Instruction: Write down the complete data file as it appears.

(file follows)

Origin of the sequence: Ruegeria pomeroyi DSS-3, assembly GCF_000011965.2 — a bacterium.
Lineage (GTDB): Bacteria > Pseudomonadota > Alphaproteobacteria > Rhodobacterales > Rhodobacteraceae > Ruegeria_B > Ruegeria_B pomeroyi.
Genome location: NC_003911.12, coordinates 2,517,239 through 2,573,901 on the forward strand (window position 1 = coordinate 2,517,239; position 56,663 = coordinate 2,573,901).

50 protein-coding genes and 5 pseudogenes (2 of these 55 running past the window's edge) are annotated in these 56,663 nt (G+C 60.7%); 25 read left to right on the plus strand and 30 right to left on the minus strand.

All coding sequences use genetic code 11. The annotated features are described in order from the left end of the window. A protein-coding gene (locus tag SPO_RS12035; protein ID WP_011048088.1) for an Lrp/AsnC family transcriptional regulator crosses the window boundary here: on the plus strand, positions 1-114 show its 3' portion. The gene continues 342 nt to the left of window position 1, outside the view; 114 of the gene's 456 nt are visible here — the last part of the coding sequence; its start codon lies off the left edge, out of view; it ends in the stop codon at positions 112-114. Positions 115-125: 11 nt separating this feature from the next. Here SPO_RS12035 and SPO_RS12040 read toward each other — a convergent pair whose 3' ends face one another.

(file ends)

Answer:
Origin of the sequence: Ruegeria pomeroyi DSS-3, assembly GCF_000011965.2 — a bacterium.
Lineage (GTDB): Bacteria > Pseudomonadota > Alphaproteobacteria > Rhodobacterales > Rhodobacteraceae > Ruegeria_B > Ruegeria_B pomeroyi.
Genome location: NC_003911.12, coordinates 2,517,239 through 2,573,901 on the forward strand (window position 1 = coordinate 2,517,239; position 56,663 = coordinate 2,573,901).

50 protein-coding genes and 5 pseudogenes (2 of these 55 running past the window's edge) are annotated in these 56,663 nt (G+C 60.7%); 25 read left to right on the plus strand and 30 right to left on the minus strand.

All coding sequences use genetic code 11. The annotated features are described in order from the left end of the window. A protein-coding gene (locus tag SPO_RS12035; protein ID WP_011048088.1) for an Lrp/AsnC family transcriptional regulator crosses the window boundary here: on the plus strand, positions 1-114 show its 3' portion. The gene continues 342 nt to the left of window position 1, outside the view; 114 of the gene's 456 nt are visible here — the last part of the coding sequence; its start codon lies off the left edge, out of view; it ends in the stop codon at positions 112-114. Positions 115-125: 11 nt separating this feature from the next. Here SPO_RS12035 and SPO_RS12040 read toward each other — a convergent pair whose 3' ends face one another.